For more than a decade The Atlanta Shoe Market has been recording dramatic increases in the number of lines on exhibit at its semi-annual shows. Now, not only is the show floor of the Cobb Galleria Centre sold out, so are the hallways, the meeting rooms, the ballrooms, and, for the February Fall Market that ended today, even what used to be a retail mall. Booths erected in the food court area, appropriately tabbed “The Shoe Court,” and several storefronts accounted for this season’s 5 percent increase in exhibiting companies. Perhaps the most telling exhibitor count was the waiting list of more than 60 companies that were too late to get space anywhere in the show.
Still there were more remarkable growth numbers to report, most notably a 29 percent increase in attending retailers, as measured by pre-registrations.
“It just keeps getting better and better and better,” remarked Sol Bergman of Marc Joseph of New York, who was enjoying the traffic in the corridor outside the main hall.
“It’s simply great,” offered Tommy Fava, a Camuto Group account executive with the Lucky Brand. Eight Vince Camuto lines were on display in one of the retail storefronts, about 2,000 sq. ft. of space. “It’s so comfortable,” he added. “Buyers just like being in here.”
In December, The Atlanta Shoe Market received word that industry trade show attendees ranked the Atlanta show fourth among all international fashion shows in terms of attendee satisfaction. No show received a higher rating in the category, “value, importance for your business.” Once again, the February Atlanta Fall Market provided evidence for such a lofty ranking.
“We’re known throughout the industry as the writing show,” explained Laura Conwell-O’Brien, show manager and executive director of show sponsor Southeastern Shoe Travelers Association. “This is where the deals are made and contracts signed for the upcoming retail seasons.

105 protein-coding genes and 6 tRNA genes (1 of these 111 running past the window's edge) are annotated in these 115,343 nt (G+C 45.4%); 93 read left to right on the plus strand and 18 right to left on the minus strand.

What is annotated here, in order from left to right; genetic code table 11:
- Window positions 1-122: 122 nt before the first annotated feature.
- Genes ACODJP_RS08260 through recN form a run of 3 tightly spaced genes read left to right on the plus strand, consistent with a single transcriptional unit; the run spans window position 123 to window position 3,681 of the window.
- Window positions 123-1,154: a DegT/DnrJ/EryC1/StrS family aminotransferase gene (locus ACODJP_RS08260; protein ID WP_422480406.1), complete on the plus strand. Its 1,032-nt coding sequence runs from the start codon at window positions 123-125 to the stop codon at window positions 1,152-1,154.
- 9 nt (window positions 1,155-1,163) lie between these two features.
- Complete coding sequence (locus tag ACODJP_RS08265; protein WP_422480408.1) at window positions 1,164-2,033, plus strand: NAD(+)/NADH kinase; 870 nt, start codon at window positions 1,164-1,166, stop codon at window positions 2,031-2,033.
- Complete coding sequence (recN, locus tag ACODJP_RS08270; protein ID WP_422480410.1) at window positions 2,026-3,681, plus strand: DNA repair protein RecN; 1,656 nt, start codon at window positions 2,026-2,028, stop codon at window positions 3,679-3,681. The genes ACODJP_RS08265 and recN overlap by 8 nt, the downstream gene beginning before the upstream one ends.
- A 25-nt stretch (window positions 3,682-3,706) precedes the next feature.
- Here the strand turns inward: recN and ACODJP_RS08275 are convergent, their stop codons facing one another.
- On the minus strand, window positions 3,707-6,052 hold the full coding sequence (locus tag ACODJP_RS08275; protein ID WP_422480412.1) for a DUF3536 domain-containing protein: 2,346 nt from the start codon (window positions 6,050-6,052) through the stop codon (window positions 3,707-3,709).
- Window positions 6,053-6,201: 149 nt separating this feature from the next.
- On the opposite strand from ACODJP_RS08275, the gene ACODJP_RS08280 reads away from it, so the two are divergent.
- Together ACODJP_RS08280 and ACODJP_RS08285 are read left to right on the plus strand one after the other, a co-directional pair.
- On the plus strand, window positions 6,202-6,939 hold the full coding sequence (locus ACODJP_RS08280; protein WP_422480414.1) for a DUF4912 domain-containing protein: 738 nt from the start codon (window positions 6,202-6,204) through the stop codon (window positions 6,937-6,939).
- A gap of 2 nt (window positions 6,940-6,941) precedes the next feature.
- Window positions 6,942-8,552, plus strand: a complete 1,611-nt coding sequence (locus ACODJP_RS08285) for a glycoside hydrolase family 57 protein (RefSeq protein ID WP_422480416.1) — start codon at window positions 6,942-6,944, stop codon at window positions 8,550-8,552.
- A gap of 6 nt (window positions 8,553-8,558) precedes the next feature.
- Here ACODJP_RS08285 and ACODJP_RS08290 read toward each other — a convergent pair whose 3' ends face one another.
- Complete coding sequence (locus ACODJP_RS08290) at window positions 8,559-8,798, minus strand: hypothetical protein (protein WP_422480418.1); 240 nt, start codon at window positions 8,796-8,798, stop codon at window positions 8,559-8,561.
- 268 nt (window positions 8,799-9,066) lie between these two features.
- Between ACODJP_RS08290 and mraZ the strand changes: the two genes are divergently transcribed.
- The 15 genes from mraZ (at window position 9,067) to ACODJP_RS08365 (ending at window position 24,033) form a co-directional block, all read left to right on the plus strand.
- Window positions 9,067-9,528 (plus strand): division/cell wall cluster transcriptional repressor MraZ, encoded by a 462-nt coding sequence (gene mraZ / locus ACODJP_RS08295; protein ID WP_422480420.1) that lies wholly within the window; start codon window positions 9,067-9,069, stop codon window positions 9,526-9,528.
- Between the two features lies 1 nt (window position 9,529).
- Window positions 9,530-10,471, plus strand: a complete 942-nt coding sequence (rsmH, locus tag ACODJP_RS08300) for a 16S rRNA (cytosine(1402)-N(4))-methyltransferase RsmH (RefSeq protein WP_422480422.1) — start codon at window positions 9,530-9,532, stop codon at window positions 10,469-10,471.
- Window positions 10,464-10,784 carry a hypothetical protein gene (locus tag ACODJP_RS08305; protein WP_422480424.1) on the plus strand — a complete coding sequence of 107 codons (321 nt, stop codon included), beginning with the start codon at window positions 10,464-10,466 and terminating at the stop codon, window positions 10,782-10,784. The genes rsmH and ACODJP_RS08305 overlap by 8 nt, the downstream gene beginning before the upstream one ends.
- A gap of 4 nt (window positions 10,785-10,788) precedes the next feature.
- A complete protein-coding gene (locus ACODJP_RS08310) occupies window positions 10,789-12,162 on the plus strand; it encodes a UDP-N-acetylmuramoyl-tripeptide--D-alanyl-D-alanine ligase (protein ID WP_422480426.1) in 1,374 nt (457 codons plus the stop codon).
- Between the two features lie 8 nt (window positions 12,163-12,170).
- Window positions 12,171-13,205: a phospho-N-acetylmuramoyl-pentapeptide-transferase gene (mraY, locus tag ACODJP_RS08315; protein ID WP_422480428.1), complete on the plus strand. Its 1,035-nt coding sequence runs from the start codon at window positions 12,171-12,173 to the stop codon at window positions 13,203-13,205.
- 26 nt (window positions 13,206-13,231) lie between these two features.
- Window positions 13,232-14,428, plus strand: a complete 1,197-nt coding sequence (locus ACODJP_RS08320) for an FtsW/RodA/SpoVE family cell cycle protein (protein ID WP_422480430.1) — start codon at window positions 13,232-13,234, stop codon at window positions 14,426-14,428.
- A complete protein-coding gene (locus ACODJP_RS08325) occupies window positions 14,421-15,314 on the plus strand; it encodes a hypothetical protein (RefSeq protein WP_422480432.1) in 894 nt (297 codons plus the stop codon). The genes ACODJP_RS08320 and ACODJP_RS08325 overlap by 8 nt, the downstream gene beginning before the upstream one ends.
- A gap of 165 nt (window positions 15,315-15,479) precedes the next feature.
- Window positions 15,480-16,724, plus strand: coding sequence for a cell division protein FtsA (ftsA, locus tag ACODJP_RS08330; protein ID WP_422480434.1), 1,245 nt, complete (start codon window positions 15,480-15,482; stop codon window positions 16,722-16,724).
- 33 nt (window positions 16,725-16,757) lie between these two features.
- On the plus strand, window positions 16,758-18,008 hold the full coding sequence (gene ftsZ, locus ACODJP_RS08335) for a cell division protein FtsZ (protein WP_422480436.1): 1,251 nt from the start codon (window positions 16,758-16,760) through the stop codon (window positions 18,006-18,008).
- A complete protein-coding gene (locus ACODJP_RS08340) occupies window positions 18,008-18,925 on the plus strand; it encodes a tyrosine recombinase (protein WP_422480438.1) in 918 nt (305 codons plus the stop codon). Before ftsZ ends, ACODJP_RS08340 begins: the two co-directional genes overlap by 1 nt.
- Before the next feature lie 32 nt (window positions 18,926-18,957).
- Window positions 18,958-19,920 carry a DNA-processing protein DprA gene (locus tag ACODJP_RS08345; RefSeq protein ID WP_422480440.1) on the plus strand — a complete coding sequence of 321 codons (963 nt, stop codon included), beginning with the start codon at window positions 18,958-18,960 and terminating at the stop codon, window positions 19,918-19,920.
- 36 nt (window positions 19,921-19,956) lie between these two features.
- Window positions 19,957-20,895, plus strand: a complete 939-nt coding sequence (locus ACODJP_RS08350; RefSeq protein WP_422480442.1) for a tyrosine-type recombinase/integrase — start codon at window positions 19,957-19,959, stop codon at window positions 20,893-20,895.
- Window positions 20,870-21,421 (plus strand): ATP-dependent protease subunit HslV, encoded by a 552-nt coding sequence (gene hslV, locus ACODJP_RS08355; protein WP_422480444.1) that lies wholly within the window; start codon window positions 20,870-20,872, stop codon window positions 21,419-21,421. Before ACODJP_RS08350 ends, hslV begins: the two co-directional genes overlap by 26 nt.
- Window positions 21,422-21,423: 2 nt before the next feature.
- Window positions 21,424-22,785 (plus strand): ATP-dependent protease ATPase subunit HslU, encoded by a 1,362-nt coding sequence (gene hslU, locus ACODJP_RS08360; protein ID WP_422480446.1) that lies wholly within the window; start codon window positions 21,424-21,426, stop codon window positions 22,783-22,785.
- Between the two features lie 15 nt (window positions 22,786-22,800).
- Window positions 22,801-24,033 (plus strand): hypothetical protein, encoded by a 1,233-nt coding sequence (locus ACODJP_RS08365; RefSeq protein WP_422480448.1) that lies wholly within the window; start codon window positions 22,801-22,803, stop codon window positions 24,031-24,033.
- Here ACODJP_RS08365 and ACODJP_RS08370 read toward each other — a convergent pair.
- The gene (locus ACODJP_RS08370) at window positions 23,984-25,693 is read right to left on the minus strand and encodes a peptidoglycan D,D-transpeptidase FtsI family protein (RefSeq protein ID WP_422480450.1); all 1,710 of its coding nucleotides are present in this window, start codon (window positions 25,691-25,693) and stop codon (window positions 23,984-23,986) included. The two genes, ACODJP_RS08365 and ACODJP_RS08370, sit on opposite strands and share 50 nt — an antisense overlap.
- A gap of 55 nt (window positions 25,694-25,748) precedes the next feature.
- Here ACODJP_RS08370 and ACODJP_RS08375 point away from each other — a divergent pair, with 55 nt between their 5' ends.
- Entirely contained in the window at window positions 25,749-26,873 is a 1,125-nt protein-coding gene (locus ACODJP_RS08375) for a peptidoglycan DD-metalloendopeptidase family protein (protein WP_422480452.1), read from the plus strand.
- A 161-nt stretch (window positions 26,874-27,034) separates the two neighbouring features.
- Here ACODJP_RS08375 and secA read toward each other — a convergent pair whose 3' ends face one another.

“We’ve stayed focused on the things that make this show so productive for everyone: convenient, affordable, accommodating,” she added. “It’s what the industry wants and so it continues to works. There’s no doubt: this was our best show yet.”
Levi Sandelin and partner Steven Frazier of Stable & Co., independent representatives, have watched the Atlanta venue grow from a small regional market a quarter of a century ago to today’s largest national shoe show.
“A key factor was when the highly branded lines started coming,” Sandelin explained. “Now everyone’s here.”
And so are the retailers, from Miami to Washington State, from Maine to California.
“It’s been non-stop customers for all of us,” noted Jennifer Cleary, representing the high-end VC Signature and BCBGMAXAZRIA lines for the Camuto Group, adding: “The mood of the retailers is very positive. It’s the best we’ve seen in a long time.”
Sandelin preaches the value of scheduling appointments to get the best return from his show investment. For the February Fall Market, he and partner Frazier had extended meetings with more than 40 appointments, in addition to spending time with walk-up traffic that he also described as “non-stop.”
“If we had time to look up,” he said, “we would have seen them two and three deep in the aisles waiting to talk with us.”
The Atlanta Shoe Market is held twice a year in Atlanta, Ga., to feature fall and spring styles respectively. The show is sponsored by the Southeastern Shoe Travelers Association (SESTA), which was founded in 1942 and today counts more than 750 industry representatives as members.